A recent article on the Shared Services & Outsourcing Network on What Drives a Best Practice Sourcing Strategy contained an interview with Karen Mansell, the Head of Corporate Procurement and Business Process Outsourcing at AstraZeneca. While most articles of this sort don’t get my attention, as I already know what should drive a best practice sourcing strategy (just like you, as a regular reader of leading supply chain blogs), there was one paragraph that did get my attention as I was skimming through it.
Six questions in, the SSON asked about changes in sourcing behaviour as a result of AstraZeneca’s new outsourcing strategy, and related deployment methodologies, which puts everything on the table as an outsourcing candidate, including R&D. The response referenced AstraZeneca’s low cost country strategy and their presence in China and India. A low cost country sourcing strategy to India and China normally wouldn’t get my attention, as just about everyone is still jumping on that bandwagon whether it’s the right choice or not, but the article noted that AstraZeneca is looking at growing capability in all their emerging markets, especially from an original delivery centre point of view.
As a result, AstraZeneca is re-evaluating what supplier management looks like coming out of those areas and trying to put some supplier management on the ground, alongside the preferred supplier relationship. They’re trying to get closer to the supplier base, understand what innovation and insights look like, marry them up to business requirements, and drive aggressive supplier development programs.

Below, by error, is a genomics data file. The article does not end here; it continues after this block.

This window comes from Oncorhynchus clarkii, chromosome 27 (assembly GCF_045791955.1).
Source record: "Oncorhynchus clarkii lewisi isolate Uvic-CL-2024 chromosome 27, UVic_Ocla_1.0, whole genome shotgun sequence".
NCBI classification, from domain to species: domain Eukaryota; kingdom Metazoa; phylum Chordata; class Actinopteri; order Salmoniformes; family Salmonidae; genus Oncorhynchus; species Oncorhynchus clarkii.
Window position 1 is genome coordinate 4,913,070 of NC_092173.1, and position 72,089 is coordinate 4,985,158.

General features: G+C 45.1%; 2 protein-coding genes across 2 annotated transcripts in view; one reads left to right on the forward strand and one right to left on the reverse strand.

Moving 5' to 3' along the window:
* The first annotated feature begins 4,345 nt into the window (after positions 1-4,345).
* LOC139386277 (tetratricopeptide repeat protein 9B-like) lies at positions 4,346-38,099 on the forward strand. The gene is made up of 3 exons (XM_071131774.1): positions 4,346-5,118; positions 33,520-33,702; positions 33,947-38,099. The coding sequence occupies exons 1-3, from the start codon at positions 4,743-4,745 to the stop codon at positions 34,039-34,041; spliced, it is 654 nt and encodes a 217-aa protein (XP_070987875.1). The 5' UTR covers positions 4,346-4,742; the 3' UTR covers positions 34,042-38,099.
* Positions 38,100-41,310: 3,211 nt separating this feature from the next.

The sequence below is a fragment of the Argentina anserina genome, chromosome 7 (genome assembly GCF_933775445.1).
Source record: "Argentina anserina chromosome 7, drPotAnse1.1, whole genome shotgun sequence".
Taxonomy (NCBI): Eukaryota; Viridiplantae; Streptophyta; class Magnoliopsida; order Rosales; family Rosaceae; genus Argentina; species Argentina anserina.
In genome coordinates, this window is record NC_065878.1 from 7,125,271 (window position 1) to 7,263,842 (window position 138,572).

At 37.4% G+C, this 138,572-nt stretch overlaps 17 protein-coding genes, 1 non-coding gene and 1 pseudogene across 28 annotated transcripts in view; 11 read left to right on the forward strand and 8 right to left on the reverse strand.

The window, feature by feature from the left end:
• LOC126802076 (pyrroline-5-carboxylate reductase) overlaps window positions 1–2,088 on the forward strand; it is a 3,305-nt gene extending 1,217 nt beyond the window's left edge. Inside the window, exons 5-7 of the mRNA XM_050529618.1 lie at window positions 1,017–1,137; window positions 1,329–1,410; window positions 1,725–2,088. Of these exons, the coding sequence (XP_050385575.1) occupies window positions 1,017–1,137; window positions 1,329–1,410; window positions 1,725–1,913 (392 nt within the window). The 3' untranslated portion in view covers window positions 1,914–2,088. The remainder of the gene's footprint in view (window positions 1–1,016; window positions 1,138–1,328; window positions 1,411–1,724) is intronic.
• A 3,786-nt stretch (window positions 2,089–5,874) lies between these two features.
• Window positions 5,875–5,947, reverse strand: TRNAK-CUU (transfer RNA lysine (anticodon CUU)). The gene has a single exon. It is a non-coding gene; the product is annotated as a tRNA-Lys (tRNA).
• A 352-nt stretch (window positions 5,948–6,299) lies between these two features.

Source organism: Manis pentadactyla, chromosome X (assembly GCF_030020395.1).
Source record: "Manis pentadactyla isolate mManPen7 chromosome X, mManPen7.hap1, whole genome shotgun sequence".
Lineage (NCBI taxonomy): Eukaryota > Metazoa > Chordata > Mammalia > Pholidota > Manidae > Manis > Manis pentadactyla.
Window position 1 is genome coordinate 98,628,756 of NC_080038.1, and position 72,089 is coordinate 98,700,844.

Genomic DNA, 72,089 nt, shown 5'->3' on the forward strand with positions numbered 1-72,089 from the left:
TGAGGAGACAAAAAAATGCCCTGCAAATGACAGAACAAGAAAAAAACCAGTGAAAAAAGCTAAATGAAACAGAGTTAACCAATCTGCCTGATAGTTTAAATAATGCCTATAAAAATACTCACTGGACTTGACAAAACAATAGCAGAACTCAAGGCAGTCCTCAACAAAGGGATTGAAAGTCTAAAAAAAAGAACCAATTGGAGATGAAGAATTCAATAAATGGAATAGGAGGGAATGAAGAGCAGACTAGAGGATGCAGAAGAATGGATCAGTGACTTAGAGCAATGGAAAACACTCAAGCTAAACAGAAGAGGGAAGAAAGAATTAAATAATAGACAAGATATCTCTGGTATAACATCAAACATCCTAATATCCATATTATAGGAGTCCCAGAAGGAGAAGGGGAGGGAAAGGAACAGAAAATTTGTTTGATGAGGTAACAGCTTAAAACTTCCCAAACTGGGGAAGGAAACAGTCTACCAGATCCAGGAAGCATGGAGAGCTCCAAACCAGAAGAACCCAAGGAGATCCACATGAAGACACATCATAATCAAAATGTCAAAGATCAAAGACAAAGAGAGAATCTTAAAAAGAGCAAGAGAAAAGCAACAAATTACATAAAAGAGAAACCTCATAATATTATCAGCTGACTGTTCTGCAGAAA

This is the foundation for emerging markets done right! Get on the ground, get close to your supply base and improve their capabilities so you can manufacture for, and sell into, the local market. Then it’s not just outsourcing, it’s emerging market development, and that will be much more profitable in the long run. Logistics costs are only going to run-up again and labor costs are going to keep rising as the “emerging” markets of India and China take their place as the second and third largest global economies as the century progresses.